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Cigars And The Turning Of The Civil War

A handful of found cigars helped the Union at Antietam, America’s bloodiest battle
| By Kenneth Shouler | From 30 Years Of Cigar Aficionado, November/ December 2022
Cigars And The Turning Of The Civil War
President Lincoln visits Gen. George McClellan in Maryland after the Battle of Antietam in 1862. Cigars played an unlikely role in the fight.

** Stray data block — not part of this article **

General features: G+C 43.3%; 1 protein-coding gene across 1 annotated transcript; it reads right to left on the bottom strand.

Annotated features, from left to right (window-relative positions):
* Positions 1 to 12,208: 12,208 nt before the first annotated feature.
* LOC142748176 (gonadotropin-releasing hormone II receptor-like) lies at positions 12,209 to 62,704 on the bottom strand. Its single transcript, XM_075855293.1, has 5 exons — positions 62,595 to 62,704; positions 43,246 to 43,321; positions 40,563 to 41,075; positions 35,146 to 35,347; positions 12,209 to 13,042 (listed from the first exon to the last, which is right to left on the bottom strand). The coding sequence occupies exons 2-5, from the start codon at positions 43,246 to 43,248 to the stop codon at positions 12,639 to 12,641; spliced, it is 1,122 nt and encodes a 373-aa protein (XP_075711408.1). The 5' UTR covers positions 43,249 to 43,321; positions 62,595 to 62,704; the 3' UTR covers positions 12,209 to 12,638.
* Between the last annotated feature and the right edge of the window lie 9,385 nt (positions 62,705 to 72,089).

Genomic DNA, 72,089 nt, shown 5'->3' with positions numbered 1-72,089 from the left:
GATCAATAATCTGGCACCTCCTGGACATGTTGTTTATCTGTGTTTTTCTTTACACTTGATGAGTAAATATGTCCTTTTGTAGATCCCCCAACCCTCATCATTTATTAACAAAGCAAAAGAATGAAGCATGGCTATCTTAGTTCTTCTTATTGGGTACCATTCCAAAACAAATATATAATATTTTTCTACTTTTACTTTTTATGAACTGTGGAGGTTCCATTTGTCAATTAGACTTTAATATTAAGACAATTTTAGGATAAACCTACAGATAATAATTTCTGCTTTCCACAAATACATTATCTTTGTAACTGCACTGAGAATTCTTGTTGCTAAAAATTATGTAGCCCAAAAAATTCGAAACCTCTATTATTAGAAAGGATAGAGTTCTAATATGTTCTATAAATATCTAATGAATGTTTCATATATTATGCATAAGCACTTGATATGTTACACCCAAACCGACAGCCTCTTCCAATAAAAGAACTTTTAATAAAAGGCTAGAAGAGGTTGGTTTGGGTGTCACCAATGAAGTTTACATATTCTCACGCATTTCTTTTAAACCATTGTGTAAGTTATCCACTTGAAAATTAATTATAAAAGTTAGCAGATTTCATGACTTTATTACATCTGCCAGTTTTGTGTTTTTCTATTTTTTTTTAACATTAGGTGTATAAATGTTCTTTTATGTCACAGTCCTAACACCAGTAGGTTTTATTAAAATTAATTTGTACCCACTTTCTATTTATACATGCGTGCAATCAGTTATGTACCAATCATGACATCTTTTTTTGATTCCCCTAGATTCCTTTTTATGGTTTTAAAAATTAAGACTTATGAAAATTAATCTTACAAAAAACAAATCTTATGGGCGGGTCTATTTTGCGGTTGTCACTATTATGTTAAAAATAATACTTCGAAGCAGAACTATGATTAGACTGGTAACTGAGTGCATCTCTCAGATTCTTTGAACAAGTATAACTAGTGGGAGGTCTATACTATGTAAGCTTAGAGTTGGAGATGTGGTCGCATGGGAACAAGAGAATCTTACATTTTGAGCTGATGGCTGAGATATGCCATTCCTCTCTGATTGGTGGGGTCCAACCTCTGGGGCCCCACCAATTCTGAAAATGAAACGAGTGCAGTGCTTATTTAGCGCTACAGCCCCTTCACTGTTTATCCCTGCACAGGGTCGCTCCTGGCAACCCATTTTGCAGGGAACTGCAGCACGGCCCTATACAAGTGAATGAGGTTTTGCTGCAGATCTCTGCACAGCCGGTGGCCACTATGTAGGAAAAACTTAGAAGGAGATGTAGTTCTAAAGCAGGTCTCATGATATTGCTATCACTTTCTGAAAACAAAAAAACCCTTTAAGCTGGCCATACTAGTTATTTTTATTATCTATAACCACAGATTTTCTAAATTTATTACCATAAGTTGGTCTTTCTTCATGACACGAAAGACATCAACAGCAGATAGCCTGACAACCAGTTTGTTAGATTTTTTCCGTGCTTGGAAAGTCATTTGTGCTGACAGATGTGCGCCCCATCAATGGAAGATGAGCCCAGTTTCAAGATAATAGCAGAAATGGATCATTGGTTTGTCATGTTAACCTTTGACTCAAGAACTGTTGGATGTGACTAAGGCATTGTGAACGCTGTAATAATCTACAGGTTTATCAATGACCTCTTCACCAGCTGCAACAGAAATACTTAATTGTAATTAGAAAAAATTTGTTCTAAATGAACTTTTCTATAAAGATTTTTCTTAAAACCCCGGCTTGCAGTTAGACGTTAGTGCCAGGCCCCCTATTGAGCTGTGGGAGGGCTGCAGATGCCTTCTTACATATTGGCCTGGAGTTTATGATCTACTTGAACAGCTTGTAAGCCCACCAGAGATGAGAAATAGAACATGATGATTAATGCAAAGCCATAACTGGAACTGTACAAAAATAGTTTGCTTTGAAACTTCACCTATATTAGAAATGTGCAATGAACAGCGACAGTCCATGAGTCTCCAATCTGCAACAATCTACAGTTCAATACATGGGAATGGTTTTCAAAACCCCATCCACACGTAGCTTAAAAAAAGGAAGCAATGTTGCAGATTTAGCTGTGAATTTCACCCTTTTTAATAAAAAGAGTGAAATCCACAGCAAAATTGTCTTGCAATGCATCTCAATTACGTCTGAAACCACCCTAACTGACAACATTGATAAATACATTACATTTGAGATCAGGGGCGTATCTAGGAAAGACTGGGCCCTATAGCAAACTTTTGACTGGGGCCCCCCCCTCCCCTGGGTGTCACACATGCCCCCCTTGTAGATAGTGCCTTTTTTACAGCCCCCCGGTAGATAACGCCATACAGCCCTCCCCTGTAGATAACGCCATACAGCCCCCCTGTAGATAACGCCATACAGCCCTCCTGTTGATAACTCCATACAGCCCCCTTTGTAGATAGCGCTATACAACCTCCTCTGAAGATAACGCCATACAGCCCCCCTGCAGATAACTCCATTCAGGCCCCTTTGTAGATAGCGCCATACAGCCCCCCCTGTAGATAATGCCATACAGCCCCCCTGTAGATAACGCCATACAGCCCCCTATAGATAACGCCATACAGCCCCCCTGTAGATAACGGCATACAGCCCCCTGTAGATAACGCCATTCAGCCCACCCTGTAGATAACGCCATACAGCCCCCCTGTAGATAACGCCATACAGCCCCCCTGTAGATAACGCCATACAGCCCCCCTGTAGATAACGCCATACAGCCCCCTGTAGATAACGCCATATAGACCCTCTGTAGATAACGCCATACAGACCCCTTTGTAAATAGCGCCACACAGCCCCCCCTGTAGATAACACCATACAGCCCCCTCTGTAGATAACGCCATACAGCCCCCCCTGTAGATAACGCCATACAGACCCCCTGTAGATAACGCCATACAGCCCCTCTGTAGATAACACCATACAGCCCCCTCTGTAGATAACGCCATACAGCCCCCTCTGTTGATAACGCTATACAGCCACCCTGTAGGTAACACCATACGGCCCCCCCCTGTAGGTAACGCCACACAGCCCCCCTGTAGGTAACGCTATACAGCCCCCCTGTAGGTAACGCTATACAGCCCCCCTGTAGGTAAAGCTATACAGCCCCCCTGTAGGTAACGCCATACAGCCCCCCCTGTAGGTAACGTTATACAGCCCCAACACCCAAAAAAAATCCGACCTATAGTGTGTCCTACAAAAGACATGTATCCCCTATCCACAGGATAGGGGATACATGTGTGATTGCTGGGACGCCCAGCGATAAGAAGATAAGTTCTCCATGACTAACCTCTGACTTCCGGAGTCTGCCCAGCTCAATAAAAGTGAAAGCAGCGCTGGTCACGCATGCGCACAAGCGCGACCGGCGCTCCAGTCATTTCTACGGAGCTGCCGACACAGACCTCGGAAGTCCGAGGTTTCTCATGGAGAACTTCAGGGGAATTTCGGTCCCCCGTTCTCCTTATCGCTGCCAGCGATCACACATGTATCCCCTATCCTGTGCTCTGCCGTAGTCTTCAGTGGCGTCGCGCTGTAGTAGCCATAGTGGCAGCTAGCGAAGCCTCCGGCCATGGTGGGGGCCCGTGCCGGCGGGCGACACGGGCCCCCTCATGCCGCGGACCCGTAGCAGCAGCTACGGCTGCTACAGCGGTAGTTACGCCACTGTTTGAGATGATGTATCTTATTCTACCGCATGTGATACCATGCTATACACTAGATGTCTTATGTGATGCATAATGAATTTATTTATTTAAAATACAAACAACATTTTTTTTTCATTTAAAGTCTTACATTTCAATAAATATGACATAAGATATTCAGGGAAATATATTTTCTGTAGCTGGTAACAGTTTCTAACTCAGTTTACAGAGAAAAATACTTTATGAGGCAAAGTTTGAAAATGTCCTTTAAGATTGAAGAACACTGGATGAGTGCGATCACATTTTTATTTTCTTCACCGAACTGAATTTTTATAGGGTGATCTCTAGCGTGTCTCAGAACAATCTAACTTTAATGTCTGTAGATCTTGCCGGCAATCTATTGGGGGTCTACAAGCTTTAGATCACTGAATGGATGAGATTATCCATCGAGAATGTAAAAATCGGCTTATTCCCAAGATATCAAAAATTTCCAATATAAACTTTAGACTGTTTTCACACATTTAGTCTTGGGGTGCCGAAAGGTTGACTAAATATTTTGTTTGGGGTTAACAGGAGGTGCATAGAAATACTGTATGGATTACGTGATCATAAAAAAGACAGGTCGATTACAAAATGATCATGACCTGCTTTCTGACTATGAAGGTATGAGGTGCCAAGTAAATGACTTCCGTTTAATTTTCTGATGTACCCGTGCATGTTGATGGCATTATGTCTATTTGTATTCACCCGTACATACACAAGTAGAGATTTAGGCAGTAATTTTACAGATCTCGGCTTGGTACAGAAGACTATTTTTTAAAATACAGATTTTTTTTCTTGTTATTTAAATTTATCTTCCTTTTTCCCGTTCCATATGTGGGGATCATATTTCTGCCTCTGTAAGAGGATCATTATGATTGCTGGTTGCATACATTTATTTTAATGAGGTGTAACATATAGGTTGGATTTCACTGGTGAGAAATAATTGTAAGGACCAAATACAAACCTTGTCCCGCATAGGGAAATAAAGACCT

Union Gen. George McClellan could barely contain himself in a telegram sent to President Lincoln. It was September 13, 1862, and the president had wired the day prior, concerned about Confederate Gen. Stonewall Jackson, who was crossing the Potomac upstream at Williamsport, Maryland, not far from McClellan’s position. “Please do not let him get off without being hurt,” Lincoln had urged. “I have the whole rebel force in front of me,” McClellan replied. “I think Lee has made a gross mistake, and that he will be severely punished for it. . . . I have all the plans of the rebels and will catch them in their own trap if my men are equal to the emergency. I now feel that …
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